the plot was centered on espionage
3. to adjust (as lenses) so that the axes coincide 4. a. to pass (a ball or puck) from either side toward the middle of the playing area b. to hand or pass (a football) backward between one's legs to a back to start a down 5. to play center on <
center a line in hockey
intransitive verb to have a specified center ; focus Usage: The intransitive verb center is most commonly used with the prepositions in, on, at, and around. At appears to be favored in mathematical contexts; the others are found in a broad range of contexts. Center around, a standard idiom, has often been objected to as illogical. The logic on which the objections are based is irrelevant, since center around is an idiom and idioms have their own logic. Center on is currently more common in edited prose, and revolve around and similar verbs are available if you want to avoid center around.

New Collegiate Dictionary. 2001.

Look at other dictionaries:

  • Center — or centre (see American and British English spelling differences) may refer to: cience*Center (algebra), uses of center in algebra *Center of gravity (military) *Center (group theory), in abstract algebra, the subgroup consisting of those… …   Wikipedia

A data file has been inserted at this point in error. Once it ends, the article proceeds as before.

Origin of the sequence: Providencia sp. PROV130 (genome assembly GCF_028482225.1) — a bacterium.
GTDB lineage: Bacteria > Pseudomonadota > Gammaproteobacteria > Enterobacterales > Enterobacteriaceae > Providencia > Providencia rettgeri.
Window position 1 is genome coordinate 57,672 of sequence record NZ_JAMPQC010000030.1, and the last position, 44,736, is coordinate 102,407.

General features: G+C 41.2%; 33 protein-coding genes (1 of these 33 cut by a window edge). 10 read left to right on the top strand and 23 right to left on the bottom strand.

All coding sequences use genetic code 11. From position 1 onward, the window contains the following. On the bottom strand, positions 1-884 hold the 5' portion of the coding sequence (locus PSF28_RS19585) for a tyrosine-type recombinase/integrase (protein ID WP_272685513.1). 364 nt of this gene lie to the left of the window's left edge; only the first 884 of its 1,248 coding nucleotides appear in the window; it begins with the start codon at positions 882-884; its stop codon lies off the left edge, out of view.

• center — n Center, middle, midst, core, hub, focus, nucleus, heart are comparable when meaning the point, spot, or portion of a thing which is comparable to a point around which a circle is described. Center approximates more or less closely its strict… …   New Dictionary of Synonyms

  • Center — Cen ter, n. [F. centre, fr. L. centrum, fr. round which a circle is described, fr. ? to prick, goad.] 1. A point equally distant from the extremities of a line, figure, or body, or from all parts of the circumference of a circle; the middle point …   The Collaborative International Dictionary of English

  • Center — ist: die englische Bezeichnung (amerik. Schreibweise) für Einkaufszentrum oder ein sonstiges Zentrum die Bezeichnung für eine Spielposition in verschiedenen Sportarten, siehe Center (Basketball) Mittelstürmer im Eishockey Center (American… …   Deutsch Wikipedia